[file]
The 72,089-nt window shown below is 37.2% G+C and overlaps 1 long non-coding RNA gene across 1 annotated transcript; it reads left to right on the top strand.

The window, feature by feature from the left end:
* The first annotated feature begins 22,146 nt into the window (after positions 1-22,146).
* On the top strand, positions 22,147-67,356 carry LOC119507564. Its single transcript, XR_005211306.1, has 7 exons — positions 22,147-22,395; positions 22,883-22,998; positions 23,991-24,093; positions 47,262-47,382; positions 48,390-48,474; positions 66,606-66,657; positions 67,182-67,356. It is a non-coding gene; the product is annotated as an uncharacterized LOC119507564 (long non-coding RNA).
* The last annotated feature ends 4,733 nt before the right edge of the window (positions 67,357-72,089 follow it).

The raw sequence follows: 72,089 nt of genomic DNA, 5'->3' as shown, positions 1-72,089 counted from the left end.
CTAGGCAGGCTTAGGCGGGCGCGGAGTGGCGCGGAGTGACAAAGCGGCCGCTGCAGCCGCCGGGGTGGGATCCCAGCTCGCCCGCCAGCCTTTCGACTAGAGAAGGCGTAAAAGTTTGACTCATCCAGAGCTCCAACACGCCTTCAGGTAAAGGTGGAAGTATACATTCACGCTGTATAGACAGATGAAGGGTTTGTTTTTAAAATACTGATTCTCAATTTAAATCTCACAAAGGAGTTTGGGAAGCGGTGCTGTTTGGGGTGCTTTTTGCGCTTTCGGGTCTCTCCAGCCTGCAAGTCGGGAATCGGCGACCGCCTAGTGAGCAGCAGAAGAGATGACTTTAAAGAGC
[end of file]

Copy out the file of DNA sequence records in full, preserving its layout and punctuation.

The 72,089-nt window shown below is 37.2% G+C and overlaps 1 long non-coding RNA gene across 1 annotated transcript; it reads left to right on the top strand.

The window, feature by feature from the left end:
* The first annotated feature begins 22,146 nt into the window (after positions 1-22,146).
* On the top strand, positions 22,147-67,356 carry LOC119507564. Its single transcript, XR_005211306.1, has 7 exons — positions 22,147-22,395; positions 22,883-22,998; positions 23,991-24,093; positions 47,262-47,382; positions 48,390-48,474; positions 66,606-66,657; positions 67,182-67,356. It is a non-coding gene; the product is annotated as an uncharacterized LOC119507564 (long non-coding RNA).
* The last annotated feature ends 4,733 nt before the right edge of the window (positions 67,357-72,089 follow it).

The raw sequence follows: 72,089 nt of genomic DNA, 5'->3' as shown, positions 1-72,089 counted from the left end.
CTAGGCAGGCTTAGGCGGGCGCGGAGTGGCGCGGAGTGACAAAGCGGCCGCTGCAGCCGCCGGGGTGGGATCCCAGCTCGCCCGCCAGCCTTTCGACTAGAGAAGGCGTAAAAGTTTGACTCATCCAGAGCTCCAACACGCCTTCAGGTAAAGGTGGAAGTATACATTCACGCTGTATAGACAGATGAAGGGTTTGTTTTTAAAATACTGATTCTCAATTTAAATCTCACAAAGGAGTTTGGGAAGCGGTGCTGTTTGGGGTGCTTTTTGCGCTTTCGGGTCTCTCCAGCCTGCAAGTCGGGAATCGGCGACCGCCTAGTGAGCAGCAGAAGAGATGACTTTAAAGAGC